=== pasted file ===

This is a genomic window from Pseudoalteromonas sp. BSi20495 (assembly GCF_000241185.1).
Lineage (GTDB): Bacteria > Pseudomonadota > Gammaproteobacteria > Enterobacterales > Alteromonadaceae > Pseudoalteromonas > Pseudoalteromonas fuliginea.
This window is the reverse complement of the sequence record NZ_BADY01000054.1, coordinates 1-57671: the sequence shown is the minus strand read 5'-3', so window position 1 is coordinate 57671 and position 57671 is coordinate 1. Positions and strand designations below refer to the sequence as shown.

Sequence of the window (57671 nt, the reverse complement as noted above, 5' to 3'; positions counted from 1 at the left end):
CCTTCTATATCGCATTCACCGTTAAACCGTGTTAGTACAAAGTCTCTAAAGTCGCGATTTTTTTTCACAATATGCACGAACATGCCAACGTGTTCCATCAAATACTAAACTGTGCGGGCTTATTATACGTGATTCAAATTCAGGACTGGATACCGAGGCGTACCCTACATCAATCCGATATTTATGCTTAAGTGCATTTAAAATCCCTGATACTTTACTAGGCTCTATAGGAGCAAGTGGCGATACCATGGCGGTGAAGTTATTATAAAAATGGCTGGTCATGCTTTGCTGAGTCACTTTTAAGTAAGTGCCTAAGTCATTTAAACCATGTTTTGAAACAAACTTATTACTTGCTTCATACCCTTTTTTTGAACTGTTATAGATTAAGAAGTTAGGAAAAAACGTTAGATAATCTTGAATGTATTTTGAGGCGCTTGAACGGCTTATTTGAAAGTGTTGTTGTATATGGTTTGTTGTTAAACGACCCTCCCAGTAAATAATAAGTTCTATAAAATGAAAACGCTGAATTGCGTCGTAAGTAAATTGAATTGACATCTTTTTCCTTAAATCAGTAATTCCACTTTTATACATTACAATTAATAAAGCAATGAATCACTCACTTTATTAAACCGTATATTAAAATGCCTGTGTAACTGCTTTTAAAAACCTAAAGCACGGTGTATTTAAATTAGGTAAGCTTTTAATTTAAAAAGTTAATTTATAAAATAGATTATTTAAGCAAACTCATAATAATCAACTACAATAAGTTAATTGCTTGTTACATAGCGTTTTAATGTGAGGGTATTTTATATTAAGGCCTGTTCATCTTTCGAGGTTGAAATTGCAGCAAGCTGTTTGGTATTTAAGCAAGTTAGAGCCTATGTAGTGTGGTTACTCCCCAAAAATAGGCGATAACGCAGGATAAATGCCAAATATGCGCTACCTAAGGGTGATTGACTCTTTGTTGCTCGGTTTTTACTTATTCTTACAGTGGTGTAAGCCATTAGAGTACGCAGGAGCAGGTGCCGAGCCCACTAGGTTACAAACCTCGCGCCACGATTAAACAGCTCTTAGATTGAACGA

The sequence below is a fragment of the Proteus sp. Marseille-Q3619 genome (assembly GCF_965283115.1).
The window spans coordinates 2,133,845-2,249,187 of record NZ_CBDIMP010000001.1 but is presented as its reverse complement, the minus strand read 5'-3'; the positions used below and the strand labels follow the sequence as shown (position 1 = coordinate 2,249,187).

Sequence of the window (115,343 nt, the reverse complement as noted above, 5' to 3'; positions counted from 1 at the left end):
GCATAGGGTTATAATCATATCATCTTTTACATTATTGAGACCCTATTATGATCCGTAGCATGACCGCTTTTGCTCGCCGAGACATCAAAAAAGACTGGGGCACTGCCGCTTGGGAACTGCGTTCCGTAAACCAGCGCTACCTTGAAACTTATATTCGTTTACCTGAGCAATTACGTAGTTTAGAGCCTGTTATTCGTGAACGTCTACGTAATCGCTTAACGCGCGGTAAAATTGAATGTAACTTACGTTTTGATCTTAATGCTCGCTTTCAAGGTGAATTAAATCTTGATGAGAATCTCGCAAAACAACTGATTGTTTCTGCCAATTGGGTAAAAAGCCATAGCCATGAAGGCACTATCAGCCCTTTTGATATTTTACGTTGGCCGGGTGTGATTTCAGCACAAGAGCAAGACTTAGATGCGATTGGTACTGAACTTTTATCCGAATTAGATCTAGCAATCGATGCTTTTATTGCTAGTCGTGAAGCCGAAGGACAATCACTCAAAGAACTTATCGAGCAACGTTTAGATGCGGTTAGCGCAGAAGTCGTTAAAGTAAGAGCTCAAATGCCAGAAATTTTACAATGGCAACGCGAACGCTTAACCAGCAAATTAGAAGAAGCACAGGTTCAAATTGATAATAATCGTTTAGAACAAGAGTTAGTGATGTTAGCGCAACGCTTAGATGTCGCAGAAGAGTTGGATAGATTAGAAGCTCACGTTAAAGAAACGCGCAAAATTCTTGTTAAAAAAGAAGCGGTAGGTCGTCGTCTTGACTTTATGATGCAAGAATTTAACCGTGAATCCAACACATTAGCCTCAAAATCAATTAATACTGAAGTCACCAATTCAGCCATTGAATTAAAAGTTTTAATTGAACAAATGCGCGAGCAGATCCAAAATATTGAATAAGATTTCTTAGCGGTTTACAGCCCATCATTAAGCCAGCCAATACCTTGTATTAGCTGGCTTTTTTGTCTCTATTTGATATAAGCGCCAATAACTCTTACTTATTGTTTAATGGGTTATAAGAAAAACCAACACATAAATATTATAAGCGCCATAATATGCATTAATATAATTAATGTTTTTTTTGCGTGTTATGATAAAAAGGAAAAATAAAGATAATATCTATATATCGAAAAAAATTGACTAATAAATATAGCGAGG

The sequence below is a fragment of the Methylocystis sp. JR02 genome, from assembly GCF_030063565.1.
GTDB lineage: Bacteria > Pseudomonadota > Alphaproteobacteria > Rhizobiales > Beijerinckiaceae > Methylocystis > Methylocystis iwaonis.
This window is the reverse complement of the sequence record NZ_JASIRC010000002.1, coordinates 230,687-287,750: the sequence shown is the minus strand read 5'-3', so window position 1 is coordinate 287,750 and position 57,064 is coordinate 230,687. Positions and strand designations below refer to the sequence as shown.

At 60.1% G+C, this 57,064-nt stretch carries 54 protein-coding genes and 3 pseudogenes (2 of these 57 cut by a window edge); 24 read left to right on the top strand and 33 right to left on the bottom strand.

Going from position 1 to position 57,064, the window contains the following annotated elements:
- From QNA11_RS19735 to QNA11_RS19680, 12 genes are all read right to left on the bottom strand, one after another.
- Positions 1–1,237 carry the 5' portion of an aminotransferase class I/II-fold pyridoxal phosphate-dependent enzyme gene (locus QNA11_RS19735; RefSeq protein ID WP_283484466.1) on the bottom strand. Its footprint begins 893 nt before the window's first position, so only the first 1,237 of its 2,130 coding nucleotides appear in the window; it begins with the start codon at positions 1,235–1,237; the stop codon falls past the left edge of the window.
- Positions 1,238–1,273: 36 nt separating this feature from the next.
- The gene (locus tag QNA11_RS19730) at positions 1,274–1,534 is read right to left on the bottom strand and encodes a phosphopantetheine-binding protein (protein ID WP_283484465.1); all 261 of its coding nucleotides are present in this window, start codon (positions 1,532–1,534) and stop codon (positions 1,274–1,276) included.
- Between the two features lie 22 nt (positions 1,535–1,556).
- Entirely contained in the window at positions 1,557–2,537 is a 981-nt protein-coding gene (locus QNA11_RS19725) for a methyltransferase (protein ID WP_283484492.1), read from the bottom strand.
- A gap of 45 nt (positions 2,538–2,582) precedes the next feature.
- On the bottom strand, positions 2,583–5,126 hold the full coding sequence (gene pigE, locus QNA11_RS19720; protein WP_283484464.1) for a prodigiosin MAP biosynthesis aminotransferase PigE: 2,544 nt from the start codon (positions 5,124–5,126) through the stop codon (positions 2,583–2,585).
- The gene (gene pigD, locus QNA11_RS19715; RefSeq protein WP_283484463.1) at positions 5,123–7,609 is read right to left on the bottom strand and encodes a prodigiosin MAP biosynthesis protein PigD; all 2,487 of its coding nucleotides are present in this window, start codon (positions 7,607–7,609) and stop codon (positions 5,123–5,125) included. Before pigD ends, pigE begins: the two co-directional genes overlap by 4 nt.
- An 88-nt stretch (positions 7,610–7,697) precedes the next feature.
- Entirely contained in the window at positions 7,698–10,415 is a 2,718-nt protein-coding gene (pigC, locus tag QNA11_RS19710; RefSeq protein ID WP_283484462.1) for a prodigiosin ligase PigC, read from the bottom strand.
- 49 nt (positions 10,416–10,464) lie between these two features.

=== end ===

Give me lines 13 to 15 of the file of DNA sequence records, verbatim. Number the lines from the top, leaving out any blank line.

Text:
At 60.1% G+C, this 57,064-nt stretch carries 54 protein-coding genes and 3 pseudogenes (2 of these 57 cut by a window edge); 24 read left to right on the top strand and 33 right to left on the bottom strand.

Going from position 1 to position 57,064, the window contains the following annotated elements:
- From QNA11_RS19735 to QNA11_RS19680, 12 genes are all read right to left on the bottom strand, one after another.